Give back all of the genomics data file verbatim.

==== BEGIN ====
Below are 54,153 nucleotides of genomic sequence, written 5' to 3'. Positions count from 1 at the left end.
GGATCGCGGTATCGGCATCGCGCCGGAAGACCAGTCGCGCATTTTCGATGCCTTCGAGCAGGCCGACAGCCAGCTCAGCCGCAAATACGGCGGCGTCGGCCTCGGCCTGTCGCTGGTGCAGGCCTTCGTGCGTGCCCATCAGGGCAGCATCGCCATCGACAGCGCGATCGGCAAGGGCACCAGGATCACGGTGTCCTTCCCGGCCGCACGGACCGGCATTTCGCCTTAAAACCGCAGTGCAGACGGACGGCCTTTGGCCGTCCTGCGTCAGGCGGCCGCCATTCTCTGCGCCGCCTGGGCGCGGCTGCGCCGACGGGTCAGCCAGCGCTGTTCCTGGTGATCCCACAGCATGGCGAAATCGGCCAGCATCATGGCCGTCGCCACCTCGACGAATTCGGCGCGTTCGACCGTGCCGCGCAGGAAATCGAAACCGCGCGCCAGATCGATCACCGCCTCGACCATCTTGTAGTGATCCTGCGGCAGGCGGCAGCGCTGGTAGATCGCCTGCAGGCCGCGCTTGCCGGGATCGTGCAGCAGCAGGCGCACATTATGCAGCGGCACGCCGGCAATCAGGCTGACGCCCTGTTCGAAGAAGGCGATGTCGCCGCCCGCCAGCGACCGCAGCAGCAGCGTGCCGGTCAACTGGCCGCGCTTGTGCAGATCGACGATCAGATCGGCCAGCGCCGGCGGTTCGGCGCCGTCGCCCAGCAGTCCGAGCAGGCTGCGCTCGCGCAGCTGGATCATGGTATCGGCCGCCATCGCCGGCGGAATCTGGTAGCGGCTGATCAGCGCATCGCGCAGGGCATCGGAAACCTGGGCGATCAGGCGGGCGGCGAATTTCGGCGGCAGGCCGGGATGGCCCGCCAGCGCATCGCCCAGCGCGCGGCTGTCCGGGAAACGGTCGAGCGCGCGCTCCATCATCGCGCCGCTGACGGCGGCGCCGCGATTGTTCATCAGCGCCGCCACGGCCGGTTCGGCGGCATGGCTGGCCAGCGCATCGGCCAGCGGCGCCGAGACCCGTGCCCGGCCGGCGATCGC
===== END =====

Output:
Below are 54,153 nucleotides of genomic sequence, written 5' to 3'. Positions count from 1 at the left end.
GGATCGCGGTATCGGCATCGCGCCGGAAGACCAGTCGCGCATTTTCGATGCCTTCGAGCAGGCCGACAGCCAGCTCAGCCGCAAATACGGCGGCGTCGGCCTCGGCCTGTCGCTGGTGCAGGCCTTCGTGCGTGCCCATCAGGGCAGCATCGCCATCGACAGCGCGATCGGCAAGGGCACCAGGATCACGGTGTCCTTCCCGGCCGCACGGACCGGCATTTCGCCTTAAAACCGCAGTGCAGACGGACGGCCTTTGGCCGTCCTGCGTCAGGCGGCCGCCATTCTCTGCGCCGCCTGGGCGCGGCTGCGCCGACGGGTCAGCCAGCGCTGTTCCTGGTGATCCCACAGCATGGCGAAATCGGCCAGCATCATGGCCGTCGCCACCTCGACGAATTCGGCGCGTTCGACCGTGCCGCGCAGGAAATCGAAACCGCGCGCCAGATCGATCACCGCCTCGACCATCTTGTAGTGATCCTGCGGCAGGCGGCAGCGCTGGTAGATCGCCTGCAGGCCGCGCTTGCCGGGATCGTGCAGCAGCAGGCGCACATTATGCAGCGGCACGCCGGCAATCAGGCTGACGCCCTGTTCGAAGAAGGCGATGTCGCCGCCCGCCAGCGACCGCAGCAGCAGCGTGCCGGTCAACTGGCCGCGCTTGTGCAGATCGACGATCAGATCGGCCAGCGCCGGCGGTTCGGCGCCGTCGCCCAGCAGTCCGAGCAGGCTGCGCTCGCGCAGCTGGATCATGGTATCGGCCGCCATCGCCGGCGGAATCTGGTAGCGGCTGATCAGCGCATCGCGCAGGGCATCGGAAACCTGGGCGATCAGGCGGGCGGCGAATTTCGGCGGCAGGCCGGGATGGCCCGCCAGCGCATCGCCCAGCGCGCGGCTGTCCGGGAAACGGTCGAGCGCGCGCTCCATCATCGCGCCGCTGACGGCGGCGCCGCGATTGTTCATCAGCGCCGCCACGGCCGGTTCGGCGGCATGGCTGGCCAGCGCATCGGCCAGCGGCGCCGAGACCCGTGCCCGGCCGGCGATCGC